Talk to a debt counselor toll free:800-300-9550
Our Clients Rate Us Excellent
Based on 3234 reviewsTrustPilot Reviews
The key to getting out of debt is not just making your monthly payments, it's strategy.
If you're dealing with a significant amount of debt, especially if that debt comes from multiple different creditors, then having a strategic approach to paying down your debt is doubly important.
That's because, at the end of the day, your monthly minimum payments don't actually add up to all that much. Sure, they seem like a lot of money when they're coming out of your bank account, but when you compare them to the total amount of debt that you owe, they're barely doing anything except shaving off interest, which is only going to compound again by the end of the next month.
Just making your monthly payments on time isn't going to make you debt-free anytime soon. However, with strategy and discipline, you can take control of your finances and get out of debt in a reasonable amount of time.
Fortunately, numerous strategies exist that you can take advantage of to pay down your debt and fix your finances. Each has its own pros, cons, and context. Here are some of the more popular strategies for beating debt.
Stop adding to your debt
Before you start to strategize about how to pay off your debt, you need to stop adding to it. Otherwise, you'll just be digging a deeper hole for yourself as you try to figure out how to pay everything off.
For some people, this process is easy. They got into debt through a combination of accidents, tough circumstances, and bad luck. Maybe they needed to lean on their credit cards too much to weather a medical emergency or to finance a big repair for their home or vehicle. You can't plan for extraordinary circumstances like these, but luckily, they don't occur all that often to most people.
Others, though, really struggle with not adding to their debt. These individuals have become so used to using credit cards for just about everything in their lives that quitting credit cold turkey seems next to impossible. Perhaps they were using their credit cards to keep up a certain lifestyle, buying luxury items such as new clothing or financing their fancy nights out on the town. Or, perhaps they use credit to pay for essential things, such as utility bills and groceries, as a way to exert more control over their finances.
No matter how reliant you are on credit, though, you need to do everything you can to cut it out of your life before you can get serious about becoming debt-free. If possible, cut it out entirely, cancelling your credit cards if you have to. Otherwise, you're just enabling yourself to make more costly mistakes in moments of weakness.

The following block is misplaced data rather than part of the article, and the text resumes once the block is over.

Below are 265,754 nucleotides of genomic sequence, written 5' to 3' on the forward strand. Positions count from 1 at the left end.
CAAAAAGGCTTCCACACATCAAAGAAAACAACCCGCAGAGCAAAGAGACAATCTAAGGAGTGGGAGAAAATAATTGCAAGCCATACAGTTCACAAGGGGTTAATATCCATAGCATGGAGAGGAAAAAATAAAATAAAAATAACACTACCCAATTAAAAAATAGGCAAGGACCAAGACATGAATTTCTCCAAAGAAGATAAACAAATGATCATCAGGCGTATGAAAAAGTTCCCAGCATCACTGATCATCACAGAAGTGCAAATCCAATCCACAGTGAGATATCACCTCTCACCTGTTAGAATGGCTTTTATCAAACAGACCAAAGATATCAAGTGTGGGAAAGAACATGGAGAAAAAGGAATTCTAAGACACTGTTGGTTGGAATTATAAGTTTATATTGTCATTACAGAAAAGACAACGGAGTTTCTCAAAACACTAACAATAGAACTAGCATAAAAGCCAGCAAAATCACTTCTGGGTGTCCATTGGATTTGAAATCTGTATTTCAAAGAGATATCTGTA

Spend less, earn more
This is obvious advice, right? Sure, it seems like common sense that if you spend less money while increasing your income, you'd have more money to devote to paying down your debts.
However, just saying it doesn't make it a strategy. A strategic approach entails specific strategies for saving and earning more and then redirecting that money toward paying down your debts.
These strategies don't have to be especially innovative or difficult. They can be as simple as cutting out your morning latte or not going out every weekend and banking that extra money, or monetizing one of your hobbies to make a little extra money every month. If you put your mind to it, you'll be surprised how much money you have left over to devote towards paying down your debts.
This is a simple strategy that you can do yourself. All it takes is a little bit of discipline and creative thinking to find ways to save and earn a little bit more each month. Better yet, these sustainable strategies for increasing your funds will benefit you long after you pay down your debt. If you can figure out where you can cut costs and earn more (say by going after a promotion at work), it's only going to benefit you in the end.
If you decide to try to spend less and earn more, you're on your own. It can be hard, disciplined work for longer hours while denying yourself many of the simple pleasures you look forward to. Further, even with your best efforts, you might not see a whole lot of extra money regardless, meaning you'll have to be this disciplined for a long, long time. In addition, if you ever fall off the wagon and start to rely on credit again, you'll undo all the progress you've slowly made and find yourself back at square one.
The debt snowball and debt avalanche
The "debt snowball" and "debt avalanche" are actually more like extensions of the last point made, but since they're so popular and so specific, they're worth considering on their own.
Simply put, the snowball and the avalanche are strategies for how you should prioritize any extra money you have left over at the end of the month to pay down your debts. Both strategies assume that you've been relatively successful with spending less and/or earning more and that you owe money to multiple creditors.
With the debt snowball, you devote that extra money toward paying down the debt with the smallest total balance first (after covering all of your monthly minimum payments, of course). By focusing on the smallest debt first, you eliminate one of your debts as quickly as possible. Not only does this free up more money at the end of the month for paying down your debts (snowballing, as it were), but it gives you an early victory in your war on debt. These kinds of victories are vital for keeping people on track.
The debt avalanche is similar, but you focus on paying down the debt with the highest interest rate first (again, after making sure that your monthly minimum payments are covered). While it can take longer to eliminate one of your debts, you eliminate your most costly debt first, saving you more money in the end.